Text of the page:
Mark Twain once said “The two most important days in your life are the day you were born and the day you find out why.”
I believe we can all say we have the first day nailed down, the day we were born was very important, not only in our lives, but in the lives of our parents. The day we were born truly was the first day of the rest of our life. It was a day that set in motion a vast, infinite amount of paths that have lead us right were we are today. Now, where we are has been a result of decisions, circumstances and conclusions that have had many forks in the road and it has been up to us to choose which way to go. All of these paths should have led us to the second part of Twain’s statement, “…the day you find out why.” I am not sure about you, but after fifty three years I am still looking for that flashing neon sign that says, “Today is the day you find out why.”
After I read Twain’s quote, for what I believe, was the very first time, I began to think long and hard about “the why day.” Was it the day I was born? Was Twain insinuating that both days were actually the same day. I know the minute I arrived in this world I had no true thought process, although, I am sure I was tired from the move and I have no doubt I was hungry. But was that day in October many years ago my day to know why? It could have been for my parents, because like all parents, we feel the day our children are born is the greatest day of our lives. We feel like that is why we are put on this earth. to keep the human race moving forward by bringing new life into existence, but is that wonderful day a “why” day? Or could the “why” day be a day you, through no conscious effort, change the life of someone you did not even know? A simple act of emptying the change from your car into the hands of a hungry person who has been down on their luck. Could it be a loving word of encouragement that brings someone back from depression and the darkest thoughts of suicide. Could your day have been yesterday when you showed a random act of kindness and an anonymous onlooker with the hardest of hearts began to soften and realize the joy of compassion. Could your day have unknowingly already passed or is it still waiting to arrive? How do we find out what day our why day is? A question so many will spend a life time asking and may never get the answer.
A life time. To many, this statement means longevity, years of living, years of experiences, years of family and years of love. To me, so far, it has been fifty three years. To others it was only a few hours, a few days, a few months or seventeen years. To the ones that only made it a few days, a few months or seventeen years, I feel they are looking down and know beyond a shadow of a doubt what their “why day” was, it was the day, if they were organ donors, they became a hero. It was the newborn that passed away in their mothers arms. It was the toddler that fought the most courageous fight against a disease they never heard of. It was the father of two that worked every day to save lives running into burning buildings. The mom that said an oath to protect and serve so we could all sleep in peace. It was a beautiful seventeen year old young woman, it was my daughter. It has been every organ donor that has been a hero and a life saver. Lindsay, my daughter, lived a lifetime in seventeen years. She was the one giving her change to a down and out person, she was the one sitting and listening to a friend and bringing them back from a very dark place, she was the one showing a random act of kindness to those who felt unwanted, unliked, or shunned by the popular crowd. She was a leader, she was a sister, she was a friend and she was an organ donor. In my heart and mind she had many days that I thought were her “why day,” but I am almost positive, the lives that she saved would think differently. I have accomplished a lot in my life, and because of Lindsay I have accomplished so much more. I have stood behind a podium many times in front of hospital CEO’s, surgeons, doctors, nurses and family members of other organ donors and told Lindsay’s story. I have become the President of a foundation that we, her four parents, started to continue her legacy and to support the charities Lindsay was involved with. I started a blog for my own therapy and to help other grieving parents. I have become a published author, to help share how I, a father, handled and am still handling the loss of a child, and to hopefully help the next father understand he is not alone. But my “why day” is still yet to come, my day will come with the same sadness and grief that is shared by so many everyday. My “why day” will be my last, when I close my eyes for the last time and know in the depths of my soul, “why.” My day will also bring joy to random strangers and their families as they know their love ones now have a fighting chance. Strangers that in the mist of their joy, morn for the donor and their family. My day will come when I am standing beside Lindsay and we both know our two most important days and why.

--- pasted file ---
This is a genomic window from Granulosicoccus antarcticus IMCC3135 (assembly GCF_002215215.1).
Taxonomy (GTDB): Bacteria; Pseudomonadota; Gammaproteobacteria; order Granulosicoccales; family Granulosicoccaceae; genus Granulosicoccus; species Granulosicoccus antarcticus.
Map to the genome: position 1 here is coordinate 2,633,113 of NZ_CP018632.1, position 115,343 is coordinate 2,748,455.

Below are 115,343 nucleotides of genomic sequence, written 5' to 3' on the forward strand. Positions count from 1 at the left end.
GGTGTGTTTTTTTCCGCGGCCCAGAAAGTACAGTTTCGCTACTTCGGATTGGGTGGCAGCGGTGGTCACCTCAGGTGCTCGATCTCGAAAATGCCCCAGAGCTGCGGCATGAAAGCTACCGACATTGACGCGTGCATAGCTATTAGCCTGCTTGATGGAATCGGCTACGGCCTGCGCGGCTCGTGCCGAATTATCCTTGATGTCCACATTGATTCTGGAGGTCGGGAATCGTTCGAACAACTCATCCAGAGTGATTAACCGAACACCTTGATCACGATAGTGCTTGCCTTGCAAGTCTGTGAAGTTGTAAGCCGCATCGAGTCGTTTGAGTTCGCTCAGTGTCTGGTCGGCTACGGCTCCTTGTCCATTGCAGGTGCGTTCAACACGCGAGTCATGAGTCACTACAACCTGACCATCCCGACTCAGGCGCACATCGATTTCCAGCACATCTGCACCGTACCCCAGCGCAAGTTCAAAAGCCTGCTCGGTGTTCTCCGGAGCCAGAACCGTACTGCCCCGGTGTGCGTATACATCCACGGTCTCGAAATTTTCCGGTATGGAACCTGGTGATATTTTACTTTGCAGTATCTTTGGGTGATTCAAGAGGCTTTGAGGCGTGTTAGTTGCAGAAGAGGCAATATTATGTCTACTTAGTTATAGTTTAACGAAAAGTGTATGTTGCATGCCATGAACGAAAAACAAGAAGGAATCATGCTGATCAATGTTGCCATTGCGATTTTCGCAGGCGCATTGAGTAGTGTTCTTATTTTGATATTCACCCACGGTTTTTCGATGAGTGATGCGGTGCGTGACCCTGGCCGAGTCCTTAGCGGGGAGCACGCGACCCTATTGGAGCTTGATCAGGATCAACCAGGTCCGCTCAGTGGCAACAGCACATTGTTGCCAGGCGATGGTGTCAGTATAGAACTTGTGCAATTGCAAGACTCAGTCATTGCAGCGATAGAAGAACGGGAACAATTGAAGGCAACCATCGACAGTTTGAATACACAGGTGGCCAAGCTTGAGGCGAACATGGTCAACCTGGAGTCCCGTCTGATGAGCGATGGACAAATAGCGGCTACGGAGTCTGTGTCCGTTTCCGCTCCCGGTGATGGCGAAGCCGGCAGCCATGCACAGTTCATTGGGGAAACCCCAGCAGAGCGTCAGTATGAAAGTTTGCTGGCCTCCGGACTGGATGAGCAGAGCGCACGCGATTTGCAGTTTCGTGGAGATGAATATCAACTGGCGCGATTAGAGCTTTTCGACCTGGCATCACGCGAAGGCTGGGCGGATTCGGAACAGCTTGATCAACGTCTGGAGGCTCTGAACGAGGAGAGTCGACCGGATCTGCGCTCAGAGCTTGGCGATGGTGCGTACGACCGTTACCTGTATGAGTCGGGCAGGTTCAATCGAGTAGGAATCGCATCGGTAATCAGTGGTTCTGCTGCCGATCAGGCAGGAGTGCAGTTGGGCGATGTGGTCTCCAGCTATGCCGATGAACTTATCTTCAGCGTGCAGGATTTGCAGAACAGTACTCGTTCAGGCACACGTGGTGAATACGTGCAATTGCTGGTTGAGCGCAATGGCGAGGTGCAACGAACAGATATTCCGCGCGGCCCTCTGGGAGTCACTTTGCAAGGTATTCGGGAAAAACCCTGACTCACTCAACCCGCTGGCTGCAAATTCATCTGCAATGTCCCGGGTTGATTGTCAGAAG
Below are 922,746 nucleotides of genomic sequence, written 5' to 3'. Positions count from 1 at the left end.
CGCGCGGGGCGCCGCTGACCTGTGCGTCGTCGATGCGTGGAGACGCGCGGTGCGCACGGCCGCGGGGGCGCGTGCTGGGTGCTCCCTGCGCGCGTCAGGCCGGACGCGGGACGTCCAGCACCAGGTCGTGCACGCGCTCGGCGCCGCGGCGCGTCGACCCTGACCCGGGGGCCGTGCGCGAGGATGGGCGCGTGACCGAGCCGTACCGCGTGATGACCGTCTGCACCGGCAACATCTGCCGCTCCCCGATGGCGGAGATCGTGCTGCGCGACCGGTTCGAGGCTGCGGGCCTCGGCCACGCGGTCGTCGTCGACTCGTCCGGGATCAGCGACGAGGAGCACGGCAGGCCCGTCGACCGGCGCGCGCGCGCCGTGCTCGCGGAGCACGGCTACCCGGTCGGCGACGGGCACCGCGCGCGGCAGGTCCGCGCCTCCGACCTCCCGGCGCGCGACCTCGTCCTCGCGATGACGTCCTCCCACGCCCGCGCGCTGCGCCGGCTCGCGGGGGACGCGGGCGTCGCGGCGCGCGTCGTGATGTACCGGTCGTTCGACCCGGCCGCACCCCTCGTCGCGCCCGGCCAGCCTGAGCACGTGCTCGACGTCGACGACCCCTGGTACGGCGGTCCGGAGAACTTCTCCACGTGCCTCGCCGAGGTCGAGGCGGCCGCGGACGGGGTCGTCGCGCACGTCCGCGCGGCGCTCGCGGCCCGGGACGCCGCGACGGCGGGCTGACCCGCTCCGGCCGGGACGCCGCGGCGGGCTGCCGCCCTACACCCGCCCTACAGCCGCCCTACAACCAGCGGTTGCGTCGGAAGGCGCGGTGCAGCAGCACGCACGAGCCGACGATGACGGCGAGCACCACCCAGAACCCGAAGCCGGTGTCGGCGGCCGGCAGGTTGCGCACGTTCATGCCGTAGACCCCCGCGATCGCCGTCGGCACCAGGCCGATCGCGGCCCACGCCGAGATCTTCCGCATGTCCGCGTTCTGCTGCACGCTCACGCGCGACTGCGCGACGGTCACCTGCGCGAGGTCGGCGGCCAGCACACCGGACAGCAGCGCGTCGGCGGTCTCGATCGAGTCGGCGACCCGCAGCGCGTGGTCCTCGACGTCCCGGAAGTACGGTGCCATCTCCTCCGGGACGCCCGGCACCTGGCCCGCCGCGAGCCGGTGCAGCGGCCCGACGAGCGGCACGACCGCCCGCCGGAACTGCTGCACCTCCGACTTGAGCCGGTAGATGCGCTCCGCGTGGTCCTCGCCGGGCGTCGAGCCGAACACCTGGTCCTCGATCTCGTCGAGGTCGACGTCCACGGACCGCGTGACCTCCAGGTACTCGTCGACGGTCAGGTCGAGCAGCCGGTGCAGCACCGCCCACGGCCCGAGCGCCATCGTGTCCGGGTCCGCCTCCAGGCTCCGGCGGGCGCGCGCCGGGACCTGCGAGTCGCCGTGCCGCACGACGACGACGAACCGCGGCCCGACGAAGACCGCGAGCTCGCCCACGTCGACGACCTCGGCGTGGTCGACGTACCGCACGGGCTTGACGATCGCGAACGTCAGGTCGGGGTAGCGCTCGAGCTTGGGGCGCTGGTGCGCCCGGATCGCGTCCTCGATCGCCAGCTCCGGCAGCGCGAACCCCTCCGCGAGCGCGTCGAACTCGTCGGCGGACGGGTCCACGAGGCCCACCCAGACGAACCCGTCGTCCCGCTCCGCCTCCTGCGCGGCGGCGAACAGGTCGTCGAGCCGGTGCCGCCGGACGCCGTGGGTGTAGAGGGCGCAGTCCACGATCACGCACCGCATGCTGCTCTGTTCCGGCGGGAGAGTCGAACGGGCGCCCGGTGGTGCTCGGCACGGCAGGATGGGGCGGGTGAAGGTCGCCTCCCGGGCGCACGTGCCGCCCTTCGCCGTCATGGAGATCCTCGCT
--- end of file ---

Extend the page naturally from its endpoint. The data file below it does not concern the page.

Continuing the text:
Please, if you have not registered to be an organ donor,
let today be the day
you know your